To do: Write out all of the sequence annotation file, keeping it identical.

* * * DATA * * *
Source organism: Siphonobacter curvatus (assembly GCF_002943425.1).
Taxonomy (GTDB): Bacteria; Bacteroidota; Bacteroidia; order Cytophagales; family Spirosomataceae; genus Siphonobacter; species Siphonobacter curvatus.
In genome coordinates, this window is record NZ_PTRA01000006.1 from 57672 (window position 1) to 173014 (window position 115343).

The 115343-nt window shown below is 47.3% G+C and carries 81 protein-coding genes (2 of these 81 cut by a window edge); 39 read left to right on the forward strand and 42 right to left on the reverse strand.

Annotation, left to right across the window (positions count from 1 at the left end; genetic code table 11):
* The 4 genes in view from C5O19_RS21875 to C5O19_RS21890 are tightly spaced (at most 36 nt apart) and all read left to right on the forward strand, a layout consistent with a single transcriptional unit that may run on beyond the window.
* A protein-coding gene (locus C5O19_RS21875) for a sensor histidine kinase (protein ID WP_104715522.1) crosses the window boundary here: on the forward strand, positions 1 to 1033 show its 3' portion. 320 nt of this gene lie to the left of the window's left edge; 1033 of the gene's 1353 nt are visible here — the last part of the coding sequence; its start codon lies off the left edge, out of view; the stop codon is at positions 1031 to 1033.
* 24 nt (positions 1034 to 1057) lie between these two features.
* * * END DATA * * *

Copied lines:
Source organism: Siphonobacter curvatus (assembly GCF_002943425.1).
Taxonomy (GTDB): Bacteria; Bacteroidota; Bacteroidia; order Cytophagales; family Spirosomataceae; genus Siphonobacter; species Siphonobacter curvatus.
In genome coordinates, this window is record NZ_PTRA01000006.1 from 57672 (window position 1) to 173014 (window position 115343).

The 115343-nt window shown below is 47.3% G+C and carries 81 protein-coding genes (2 of these 81 cut by a window edge); 39 read left to right on the forward strand and 42 right to left on the reverse strand.

Annotation, left to right across the window (positions count from 1 at the left end; genetic code table 11):
* The 4 genes in view from C5O19_RS21875 to C5O19_RS21890 are tightly spaced (at most 36 nt apart) and all read left to right on the forward strand, a layout consistent with a single transcriptional unit that may run on beyond the window.
* A protein-coding gene (locus C5O19_RS21875) for a sensor histidine kinase (protein ID WP_104715522.1) crosses the window boundary here: on the forward strand, positions 1 to 1033 show its 3' portion. 320 nt of this gene lie to the left of the window's left edge; 1033 of the gene's 1353 nt are visible here — the last part of the coding sequence; its start codon lies off the left edge, out of view; the stop codon is at positions 1031 to 1033.
* 24 nt (positions 1034 to 1057) lie between these two features.